#1
Aug809, 01:32 AM

P: 69

It's evident that ampere's law is used to calculate the magnetic field produced by flowing charges. Can I use Gauss's Law to calculate the electric field produced by the flowing charges also?????
I ask this question because in the middle of a solid conductor, there is a flow of charge. However, in the static case there is no charge in the middle of a solid conductor. So, does Gauss's law inside a solid conductor hold as long as I know how much charge is enclosed at a given time???? 



#2
Aug809, 02:44 AM

HW Helper
PF Gold
P: 1,962





#3
Aug809, 06:50 PM

P: 69





#4
Aug809, 07:36 PM

Mentor
P: 40,873

amperes law and electrodynamics and Gauss's law 



#5
Aug909, 02:14 AM

P: 669

Gauss law Gives the electric Filed Setup by Stationary Charges Only. And it applies at every case.
Flowing Charges don't produce extra electric Fields, they in fact produce magnetic Filed which is calculated from Amperes law. There are other laws about these. Faraday's Laws Gives the Electric Field Produced By changing magnetic Field and Modified Amperes' law gives magnetic Field produced by changing Electric Field. Moreover like the gauss law in electrostatics there is gauss law for magnetostatics that gives the magnetic Field produced by stationary magnetic charges (poles). 



#6
Aug909, 03:09 AM

Sci Advisor
PF Gold
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#7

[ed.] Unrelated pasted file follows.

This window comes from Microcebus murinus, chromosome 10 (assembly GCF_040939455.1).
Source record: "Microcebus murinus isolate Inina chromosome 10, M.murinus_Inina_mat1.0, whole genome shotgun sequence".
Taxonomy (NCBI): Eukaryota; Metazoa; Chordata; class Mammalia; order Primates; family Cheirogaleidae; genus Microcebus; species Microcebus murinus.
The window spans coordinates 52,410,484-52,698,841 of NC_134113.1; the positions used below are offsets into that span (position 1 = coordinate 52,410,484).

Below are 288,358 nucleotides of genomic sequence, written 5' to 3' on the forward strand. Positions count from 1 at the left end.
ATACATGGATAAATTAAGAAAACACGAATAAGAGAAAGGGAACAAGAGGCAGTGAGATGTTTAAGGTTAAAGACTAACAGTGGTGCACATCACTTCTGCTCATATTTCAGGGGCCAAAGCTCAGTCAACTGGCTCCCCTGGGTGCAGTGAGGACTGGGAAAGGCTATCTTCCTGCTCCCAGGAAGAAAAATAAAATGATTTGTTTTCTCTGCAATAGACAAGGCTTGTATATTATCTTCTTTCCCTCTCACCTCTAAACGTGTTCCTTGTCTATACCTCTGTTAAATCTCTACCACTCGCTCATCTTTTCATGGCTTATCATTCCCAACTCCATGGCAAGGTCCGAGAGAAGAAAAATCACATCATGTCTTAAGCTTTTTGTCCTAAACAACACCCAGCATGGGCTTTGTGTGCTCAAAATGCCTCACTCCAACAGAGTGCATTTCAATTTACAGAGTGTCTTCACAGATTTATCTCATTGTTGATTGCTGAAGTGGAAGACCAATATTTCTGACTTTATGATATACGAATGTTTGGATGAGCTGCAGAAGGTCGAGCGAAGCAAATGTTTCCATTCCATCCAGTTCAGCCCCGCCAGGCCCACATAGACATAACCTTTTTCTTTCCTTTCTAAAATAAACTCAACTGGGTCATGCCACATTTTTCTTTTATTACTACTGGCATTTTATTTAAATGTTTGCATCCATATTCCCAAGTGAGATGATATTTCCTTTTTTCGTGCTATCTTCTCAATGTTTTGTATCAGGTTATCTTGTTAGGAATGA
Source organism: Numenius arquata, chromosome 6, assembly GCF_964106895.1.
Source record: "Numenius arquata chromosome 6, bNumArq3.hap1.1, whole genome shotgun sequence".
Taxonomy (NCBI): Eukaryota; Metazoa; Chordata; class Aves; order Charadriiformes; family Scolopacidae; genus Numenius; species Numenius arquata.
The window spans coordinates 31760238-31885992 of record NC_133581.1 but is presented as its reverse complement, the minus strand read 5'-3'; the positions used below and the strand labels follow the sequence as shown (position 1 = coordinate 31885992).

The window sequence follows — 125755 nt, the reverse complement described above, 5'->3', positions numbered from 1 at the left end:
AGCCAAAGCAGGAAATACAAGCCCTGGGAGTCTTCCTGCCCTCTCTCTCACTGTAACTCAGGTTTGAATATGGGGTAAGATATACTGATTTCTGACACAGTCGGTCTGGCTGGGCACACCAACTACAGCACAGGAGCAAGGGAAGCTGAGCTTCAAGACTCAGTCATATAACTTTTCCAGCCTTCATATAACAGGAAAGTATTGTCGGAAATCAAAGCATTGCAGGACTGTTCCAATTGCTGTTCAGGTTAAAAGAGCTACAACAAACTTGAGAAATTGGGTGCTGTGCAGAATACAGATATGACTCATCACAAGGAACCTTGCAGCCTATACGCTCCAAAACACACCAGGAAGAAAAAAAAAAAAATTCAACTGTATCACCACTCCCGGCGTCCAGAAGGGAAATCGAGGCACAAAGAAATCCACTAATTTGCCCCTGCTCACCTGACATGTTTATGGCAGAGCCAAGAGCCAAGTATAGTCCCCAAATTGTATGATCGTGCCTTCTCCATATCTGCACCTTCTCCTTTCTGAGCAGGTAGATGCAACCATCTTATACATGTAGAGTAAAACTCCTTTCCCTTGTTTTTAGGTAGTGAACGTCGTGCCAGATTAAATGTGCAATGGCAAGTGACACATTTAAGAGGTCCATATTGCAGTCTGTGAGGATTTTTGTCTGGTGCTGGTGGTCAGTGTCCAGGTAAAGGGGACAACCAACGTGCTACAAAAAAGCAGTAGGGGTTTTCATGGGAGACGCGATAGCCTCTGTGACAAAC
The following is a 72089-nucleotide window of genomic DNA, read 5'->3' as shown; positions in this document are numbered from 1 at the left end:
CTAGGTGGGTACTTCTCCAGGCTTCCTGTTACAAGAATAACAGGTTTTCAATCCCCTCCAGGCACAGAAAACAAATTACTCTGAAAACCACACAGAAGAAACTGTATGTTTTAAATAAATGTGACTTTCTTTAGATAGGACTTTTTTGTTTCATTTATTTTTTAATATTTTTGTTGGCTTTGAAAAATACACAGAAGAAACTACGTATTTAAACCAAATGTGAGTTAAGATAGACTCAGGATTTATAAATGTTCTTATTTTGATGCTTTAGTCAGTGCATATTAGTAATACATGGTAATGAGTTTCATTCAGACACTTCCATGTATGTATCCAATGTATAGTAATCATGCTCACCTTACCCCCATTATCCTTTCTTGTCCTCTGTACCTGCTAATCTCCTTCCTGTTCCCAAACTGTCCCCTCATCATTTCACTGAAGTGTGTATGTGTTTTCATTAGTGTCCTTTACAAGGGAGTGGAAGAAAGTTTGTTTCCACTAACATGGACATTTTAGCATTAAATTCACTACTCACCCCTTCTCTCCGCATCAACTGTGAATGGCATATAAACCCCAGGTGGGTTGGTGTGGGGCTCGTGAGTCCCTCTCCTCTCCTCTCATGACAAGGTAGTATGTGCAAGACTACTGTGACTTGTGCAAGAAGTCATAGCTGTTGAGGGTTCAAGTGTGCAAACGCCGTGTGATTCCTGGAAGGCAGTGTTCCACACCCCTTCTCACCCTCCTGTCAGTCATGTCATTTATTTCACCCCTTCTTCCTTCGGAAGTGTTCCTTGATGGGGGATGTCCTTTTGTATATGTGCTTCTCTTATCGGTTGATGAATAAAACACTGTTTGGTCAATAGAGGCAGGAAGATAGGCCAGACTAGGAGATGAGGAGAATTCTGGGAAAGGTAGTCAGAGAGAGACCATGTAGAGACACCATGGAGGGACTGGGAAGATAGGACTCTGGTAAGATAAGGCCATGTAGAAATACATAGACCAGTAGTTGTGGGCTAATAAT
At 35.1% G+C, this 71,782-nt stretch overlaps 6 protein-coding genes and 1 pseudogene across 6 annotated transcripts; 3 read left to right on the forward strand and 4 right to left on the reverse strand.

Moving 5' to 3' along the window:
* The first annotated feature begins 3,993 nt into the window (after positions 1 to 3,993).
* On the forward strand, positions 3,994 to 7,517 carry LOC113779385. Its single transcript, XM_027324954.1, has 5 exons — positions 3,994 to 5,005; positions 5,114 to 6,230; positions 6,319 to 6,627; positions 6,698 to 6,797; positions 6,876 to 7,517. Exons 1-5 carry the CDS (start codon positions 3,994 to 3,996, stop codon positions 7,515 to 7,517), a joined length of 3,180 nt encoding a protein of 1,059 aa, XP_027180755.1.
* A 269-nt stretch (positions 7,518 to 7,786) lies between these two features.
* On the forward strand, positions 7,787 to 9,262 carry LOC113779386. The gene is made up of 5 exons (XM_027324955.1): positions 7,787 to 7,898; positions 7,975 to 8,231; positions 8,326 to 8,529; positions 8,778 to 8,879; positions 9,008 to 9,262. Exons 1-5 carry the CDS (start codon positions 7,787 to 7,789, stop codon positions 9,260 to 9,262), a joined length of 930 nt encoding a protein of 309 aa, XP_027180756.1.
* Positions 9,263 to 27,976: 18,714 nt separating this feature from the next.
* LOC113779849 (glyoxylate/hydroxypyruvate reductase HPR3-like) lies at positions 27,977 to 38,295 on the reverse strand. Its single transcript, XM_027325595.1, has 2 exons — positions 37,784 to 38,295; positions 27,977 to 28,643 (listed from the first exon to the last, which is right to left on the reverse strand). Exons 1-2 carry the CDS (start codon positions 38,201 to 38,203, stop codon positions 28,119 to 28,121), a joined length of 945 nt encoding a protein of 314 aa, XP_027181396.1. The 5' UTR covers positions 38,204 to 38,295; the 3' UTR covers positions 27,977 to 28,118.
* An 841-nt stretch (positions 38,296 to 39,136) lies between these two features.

Aug909, 09:47 AM

Mentor
P: 40,873





#8
Aug909, 01:49 PM

P: 69





#9
Aug909, 02:03 PM

P: 1,772

To quote Purcell (Berkeley Physics Course Volume 2, Second Edition, page 175): 



#10
Aug1009, 03:47 AM

P: 669

In fact Gauss Law is always applicable. Since it gives the electric field based on amount of charge enclosed at any instant, we can say it gives instanteneous Electric Field, which is no different than the persistent electric field if uniform current of charge is flowing. Thats why I said moving charges don't produce EXTRA (more than that it would have produced were it at rest) electric Field. 



#11
Aug1009, 07:05 AM

P: 1,772

For OP and future visitors to this thread: Anyway, for the record (in order not to confuse OPs or beginning students of EM theory who might stumble upon this thread), for a good treatment of the fields produced by a charge in motion, refer to Purcell's book (details in my previous post). The pictures in his book are very helpful in understanding the nature of the field patterns. And I would like to state here (for beginning students) that this is a nontrivial subject and so the interpretation of the equations must be made clear, and so must the inputs from experiments be distinguished from the fundamental assumptions made while deriving these expressions. The connection between field transformations and the Lorentz force law must be understood properly. Secondly, ALL classical electrodynamic phenomena can be explained using Maxwell's equations and the Lorentz Force law. So, these equations (of which Gauss's Law is one) are valid in all inertial frames of reference. 


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